Back from the flat coastal plain of Puglia lies a high limestone plateau called Le Murge and this is where you find the Valle d’Itria. This is the land of the trullo. The land here is divided into small plots and is intensively cultivated for a variety of crops but before it can be used the stone has to be cleared and there is a lot. This means that there is always a surplus available and you see it in the many thick drystone walls running across the landscape. It was also used to construct the round conically-roofed little houses called trulli. These were built to avoid property tax as by removing the keystone when the taxman called the whole thing would collapse only to be rebuilt on his departure. Well, that’s the legend and the locals are sticking to it.
Whetever the truth of the story, the Valle d’Itria is a magical landscape dotted with tiny trulli, and in the midst of this picturesque terrain lies the small vineyard (www.ipastini.it) owned by Gianni Carparelli and his family. Gianni has his roots firmly in Itrian soil – he was born in nearby Locorotondo. He left to study enology in Florence but came straight back and since 1997 the family have been running the winery.
Named I Pastini after the traditional tool used to plant vines, the winery itself is modern, using the most up-to-date techniques to produce a variety of wines from 15 hectares and an annual production of around 100,000 bottles. By contrast, across the single track railway that runs through the middle of the estate is the old farmhouse that dates from 1759 with older trulli attached. Inside you can see the details of how these unique conical buildings were constructed.
Whilst the winery is modern, the wines produced use some very traditional ideas. The grapes grown here include a variety called Minutolo that had almost died out because the vine produces grapes which are quite small and therefore less economically viable. However, Gianni has persevered with this and with the increasing demand for wines of differing character the white wine produced from Minutolo is proving very successful. Gianni’s wine, Rampone, is 100% Minutolo. It has a beautiful straw colour and almost has hints of green. On the nose there is a delicate bouquet of peach and passion fruit and on the palate it is dry with citrus flavours. This is a wine that I would strongly recommend. Try it with seafood, which is a staple of Pugliese cuisine.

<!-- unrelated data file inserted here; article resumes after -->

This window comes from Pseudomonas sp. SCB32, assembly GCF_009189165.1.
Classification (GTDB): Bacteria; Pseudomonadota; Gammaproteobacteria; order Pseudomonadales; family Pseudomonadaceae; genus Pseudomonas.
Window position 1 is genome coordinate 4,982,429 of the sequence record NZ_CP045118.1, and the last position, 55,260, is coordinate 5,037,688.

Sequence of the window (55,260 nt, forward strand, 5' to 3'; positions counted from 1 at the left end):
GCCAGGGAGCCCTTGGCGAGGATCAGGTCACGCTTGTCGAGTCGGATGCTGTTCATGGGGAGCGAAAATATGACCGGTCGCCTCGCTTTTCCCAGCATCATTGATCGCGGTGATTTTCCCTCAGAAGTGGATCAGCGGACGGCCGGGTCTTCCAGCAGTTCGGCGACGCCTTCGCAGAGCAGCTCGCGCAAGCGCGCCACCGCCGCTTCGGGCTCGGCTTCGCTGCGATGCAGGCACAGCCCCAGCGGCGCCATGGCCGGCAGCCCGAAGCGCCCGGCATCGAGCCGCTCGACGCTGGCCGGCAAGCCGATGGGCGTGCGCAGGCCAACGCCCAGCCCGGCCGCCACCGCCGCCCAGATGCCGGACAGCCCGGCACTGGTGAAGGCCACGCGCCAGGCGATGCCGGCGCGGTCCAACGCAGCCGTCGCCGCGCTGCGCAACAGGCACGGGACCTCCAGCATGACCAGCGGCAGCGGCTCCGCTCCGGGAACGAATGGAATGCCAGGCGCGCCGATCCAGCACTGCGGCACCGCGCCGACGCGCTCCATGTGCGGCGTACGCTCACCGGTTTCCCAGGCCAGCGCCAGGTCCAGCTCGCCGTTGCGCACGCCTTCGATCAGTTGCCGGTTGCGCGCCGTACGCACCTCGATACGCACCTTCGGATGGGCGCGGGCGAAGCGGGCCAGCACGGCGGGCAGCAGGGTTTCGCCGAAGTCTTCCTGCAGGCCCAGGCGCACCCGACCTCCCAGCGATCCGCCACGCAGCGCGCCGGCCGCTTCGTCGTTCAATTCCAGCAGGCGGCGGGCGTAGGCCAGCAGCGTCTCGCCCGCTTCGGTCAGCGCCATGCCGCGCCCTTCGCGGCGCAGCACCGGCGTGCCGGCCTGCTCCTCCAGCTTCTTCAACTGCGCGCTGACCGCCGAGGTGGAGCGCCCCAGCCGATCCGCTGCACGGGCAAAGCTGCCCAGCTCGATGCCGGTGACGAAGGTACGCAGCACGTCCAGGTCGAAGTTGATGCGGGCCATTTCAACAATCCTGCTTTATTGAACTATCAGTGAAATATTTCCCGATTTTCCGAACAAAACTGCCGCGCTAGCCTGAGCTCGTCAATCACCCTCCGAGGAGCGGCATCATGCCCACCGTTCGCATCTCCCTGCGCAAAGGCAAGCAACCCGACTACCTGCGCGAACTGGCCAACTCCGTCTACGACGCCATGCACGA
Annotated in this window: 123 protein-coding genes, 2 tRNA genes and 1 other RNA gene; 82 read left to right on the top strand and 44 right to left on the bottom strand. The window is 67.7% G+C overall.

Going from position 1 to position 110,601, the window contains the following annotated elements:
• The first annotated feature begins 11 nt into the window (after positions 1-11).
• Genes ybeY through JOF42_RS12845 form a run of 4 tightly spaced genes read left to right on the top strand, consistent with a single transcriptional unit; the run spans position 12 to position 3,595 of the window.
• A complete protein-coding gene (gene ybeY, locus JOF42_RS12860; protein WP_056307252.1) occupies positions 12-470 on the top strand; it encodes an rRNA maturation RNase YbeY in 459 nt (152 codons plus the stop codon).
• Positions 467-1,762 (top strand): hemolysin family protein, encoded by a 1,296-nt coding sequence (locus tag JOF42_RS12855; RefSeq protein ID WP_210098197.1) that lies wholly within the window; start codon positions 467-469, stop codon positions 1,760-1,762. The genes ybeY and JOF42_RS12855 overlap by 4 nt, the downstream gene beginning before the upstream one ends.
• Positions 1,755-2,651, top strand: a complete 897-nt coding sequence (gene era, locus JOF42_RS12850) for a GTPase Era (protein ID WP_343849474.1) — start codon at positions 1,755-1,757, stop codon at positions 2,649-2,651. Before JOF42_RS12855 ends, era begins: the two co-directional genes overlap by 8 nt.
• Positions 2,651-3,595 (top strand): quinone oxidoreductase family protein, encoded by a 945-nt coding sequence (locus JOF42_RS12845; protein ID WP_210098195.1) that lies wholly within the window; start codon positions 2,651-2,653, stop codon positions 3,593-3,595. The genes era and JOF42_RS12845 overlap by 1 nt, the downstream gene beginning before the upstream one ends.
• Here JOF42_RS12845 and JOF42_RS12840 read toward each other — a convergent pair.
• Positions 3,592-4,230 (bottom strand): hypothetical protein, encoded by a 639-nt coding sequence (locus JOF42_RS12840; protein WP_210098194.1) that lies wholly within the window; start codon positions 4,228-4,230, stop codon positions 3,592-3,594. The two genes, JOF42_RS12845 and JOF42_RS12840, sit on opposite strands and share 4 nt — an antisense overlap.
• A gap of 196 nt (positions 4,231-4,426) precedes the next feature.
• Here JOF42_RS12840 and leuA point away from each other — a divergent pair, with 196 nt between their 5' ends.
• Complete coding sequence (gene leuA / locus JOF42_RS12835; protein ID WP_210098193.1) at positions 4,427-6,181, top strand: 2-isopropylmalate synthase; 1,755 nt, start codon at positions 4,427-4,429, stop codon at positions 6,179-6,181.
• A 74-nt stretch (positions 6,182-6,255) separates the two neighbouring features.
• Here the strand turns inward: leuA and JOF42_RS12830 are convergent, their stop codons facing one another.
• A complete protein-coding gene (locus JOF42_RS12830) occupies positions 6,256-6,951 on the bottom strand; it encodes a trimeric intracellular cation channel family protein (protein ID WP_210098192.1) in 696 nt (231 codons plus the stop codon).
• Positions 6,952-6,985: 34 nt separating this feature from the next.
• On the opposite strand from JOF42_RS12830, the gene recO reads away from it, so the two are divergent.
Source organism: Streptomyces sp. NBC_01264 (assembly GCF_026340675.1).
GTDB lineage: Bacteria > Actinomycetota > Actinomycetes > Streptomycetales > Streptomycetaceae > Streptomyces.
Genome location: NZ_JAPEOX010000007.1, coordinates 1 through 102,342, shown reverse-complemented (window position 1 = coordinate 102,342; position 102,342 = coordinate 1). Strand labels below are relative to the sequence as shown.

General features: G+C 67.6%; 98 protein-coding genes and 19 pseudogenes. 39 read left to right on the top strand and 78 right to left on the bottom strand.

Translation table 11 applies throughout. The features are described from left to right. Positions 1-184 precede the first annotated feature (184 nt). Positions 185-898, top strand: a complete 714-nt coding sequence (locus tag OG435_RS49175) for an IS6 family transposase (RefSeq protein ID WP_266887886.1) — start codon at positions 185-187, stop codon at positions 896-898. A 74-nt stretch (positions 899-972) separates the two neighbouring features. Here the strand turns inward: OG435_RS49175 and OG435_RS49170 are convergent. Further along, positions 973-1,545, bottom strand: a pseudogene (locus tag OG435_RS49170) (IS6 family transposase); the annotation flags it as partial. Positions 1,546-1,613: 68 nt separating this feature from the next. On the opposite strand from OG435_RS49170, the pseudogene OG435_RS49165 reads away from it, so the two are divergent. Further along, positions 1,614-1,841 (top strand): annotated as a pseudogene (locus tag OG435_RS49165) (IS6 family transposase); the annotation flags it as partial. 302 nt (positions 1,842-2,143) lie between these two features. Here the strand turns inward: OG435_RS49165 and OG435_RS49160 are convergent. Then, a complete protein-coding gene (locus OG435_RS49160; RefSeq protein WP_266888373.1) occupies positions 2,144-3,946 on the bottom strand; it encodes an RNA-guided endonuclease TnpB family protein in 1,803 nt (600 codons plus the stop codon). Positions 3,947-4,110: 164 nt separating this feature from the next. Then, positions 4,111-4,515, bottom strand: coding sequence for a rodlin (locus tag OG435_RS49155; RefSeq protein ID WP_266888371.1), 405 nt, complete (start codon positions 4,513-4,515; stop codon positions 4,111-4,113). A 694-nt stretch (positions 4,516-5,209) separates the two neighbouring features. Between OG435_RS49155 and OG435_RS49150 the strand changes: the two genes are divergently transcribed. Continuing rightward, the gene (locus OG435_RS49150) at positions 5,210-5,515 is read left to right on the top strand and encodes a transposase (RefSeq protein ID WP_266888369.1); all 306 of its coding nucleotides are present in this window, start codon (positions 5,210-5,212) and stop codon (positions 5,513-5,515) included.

Another ancient local variety grown here is Susumaniello. The name means little donkey in the local dialect but why it got that name is lost in the mists of time. Gianni’s explanation is that the vines produce a rich heavy crop so that it is carrying a heavy weight like a donkey, but other stories talk of a vine that can be difficult and stubborn, again like a donkey. Gianni produces a rich, deep red wine full of blackberries and cherries with a long finish that is 100% Susumaniello called VersoSud. It spends six months in barrique of French oak before being bottled. This is a wine to be enjoyed with red meat or mature cheese and it has an ABV of 13.5%.
The Primitivo grape is grown all over Puglia, especially on the coastal plain, where it produces a wine with a rich, deep and intense red colour. I Pastini is at 320m above sea level with chalky soil and the version that Gianni produces, Arpago, is a surprisingly different take on this very traditional Pugliese wine. Interestingly, Gianni chooses not to put this wine into oak; perhaps this explains why it is paler than the traditional version with a subtle flavour. It pairs well with ham, salami, pork or lamb but beware it is still 14% ABV!
A visit to I Pastini is guaranteed to provide something of interest for everyone and the traditionally-vaulted tasting room is a great environment in which to sample the range that Gianni has on offer. English is spoken but tours must be booked in advance.
Nearby Locorotondo is a hilltop town easily visible from the winery and consistently voted one of the most attractive in Italy. Time spent wandering the narrow whitewashed lanes of the centro storico will not be wasted – there are fabulous photo opportunities around every corner. Make sure you do not miss the terrace at the front of the town from where you can enjoy great views over the whole valley, including the I Pastini vineyards and winery.